LITAN: All the points you make are right. An additional point just to kind of pile on to what you said is that a disadvantage of the current system is that while some parties may actively engage in patent searches to see if they can more easily license rather than invent themselves, others may be discouraged from doing a search out of a fear of being charged with willful infringement. That is, if someone later comes along and says your doohickey doesn’t really differ that much from mine, your damages could be greater in an infringement if you did the search, so why take the risk?

QUINN: I’ve always thought that that was idiotic for many different reasons. I just heard Jay Walker give a keynote speech in New York at the IP Dealmaker’s Forum several weeks ago. And he alluded to at one point in time at Microsoft the only immediately fireable offense you could commit was reading a patent that was owned by somebody else.

LITAN: Right. That’s in Marshall Phelps’s book, Burning the Ships.

QUINN: That is unbelievable. The reality is willful damages are incredibly difficult to get. Maybe it will be easier to get now after some recent Supreme Court decisions, but they are incredibly difficult to get, number one. And number two is how can you possibly hope to innovate without knowing what else has come before you? And I think that this leads to a big problem in the discussion about patents and innovation and innovation policy in general. I don’t think we know any longer what it means to innovate. It seems that that word has gotten hijacked to become synonymous with, well, it’s a new product offering from me therefore it’s innovation. And, no, that just means you never sold it before. To innovate is to do something new and different. In the words of Abraham Lincoln — I’m going to paraphrase here— in order to get inventors to do that you have to stoke the fire of their creative genius and that’s done with the patent system.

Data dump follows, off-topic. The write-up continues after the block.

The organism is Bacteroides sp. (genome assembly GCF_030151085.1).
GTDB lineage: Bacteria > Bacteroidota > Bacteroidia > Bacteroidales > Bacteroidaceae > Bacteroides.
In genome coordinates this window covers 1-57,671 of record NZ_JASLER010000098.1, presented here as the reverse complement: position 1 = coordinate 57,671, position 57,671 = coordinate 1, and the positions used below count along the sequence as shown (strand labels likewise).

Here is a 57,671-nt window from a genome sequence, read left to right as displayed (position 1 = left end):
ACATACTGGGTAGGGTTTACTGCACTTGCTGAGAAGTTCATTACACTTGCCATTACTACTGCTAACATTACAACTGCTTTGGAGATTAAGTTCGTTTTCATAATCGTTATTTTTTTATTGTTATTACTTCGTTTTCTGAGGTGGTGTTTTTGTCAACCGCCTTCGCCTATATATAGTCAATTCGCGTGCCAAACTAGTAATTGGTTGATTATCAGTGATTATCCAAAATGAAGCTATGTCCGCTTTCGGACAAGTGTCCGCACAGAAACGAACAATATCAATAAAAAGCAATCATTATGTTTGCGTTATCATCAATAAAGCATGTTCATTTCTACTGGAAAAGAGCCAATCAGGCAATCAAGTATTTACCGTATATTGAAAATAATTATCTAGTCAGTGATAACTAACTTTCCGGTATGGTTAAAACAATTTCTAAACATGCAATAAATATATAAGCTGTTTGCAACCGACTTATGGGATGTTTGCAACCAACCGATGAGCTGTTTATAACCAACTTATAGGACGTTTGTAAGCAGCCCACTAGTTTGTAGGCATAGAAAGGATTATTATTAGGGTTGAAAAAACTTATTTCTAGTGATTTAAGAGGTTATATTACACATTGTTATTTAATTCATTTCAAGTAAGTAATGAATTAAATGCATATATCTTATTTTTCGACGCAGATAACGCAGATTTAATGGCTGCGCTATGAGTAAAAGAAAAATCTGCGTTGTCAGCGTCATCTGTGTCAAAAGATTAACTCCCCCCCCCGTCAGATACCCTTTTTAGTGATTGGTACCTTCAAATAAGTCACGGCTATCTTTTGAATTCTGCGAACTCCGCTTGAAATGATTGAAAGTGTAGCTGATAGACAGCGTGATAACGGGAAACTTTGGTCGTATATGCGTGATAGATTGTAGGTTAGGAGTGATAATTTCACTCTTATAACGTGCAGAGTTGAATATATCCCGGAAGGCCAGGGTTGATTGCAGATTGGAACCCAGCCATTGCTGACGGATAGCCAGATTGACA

LITAN: All true. But I do want to go back to the issue of willful infringement. It was Phelps two told the story in his book about Microsoft making it a fireable offense to engage in a patent search, I don’t think we should dismiss that notion. Now, I’m not saying that happens in every case. But you know, when you have the head of the IP licensing for a major company saying that I think we should take it seriously.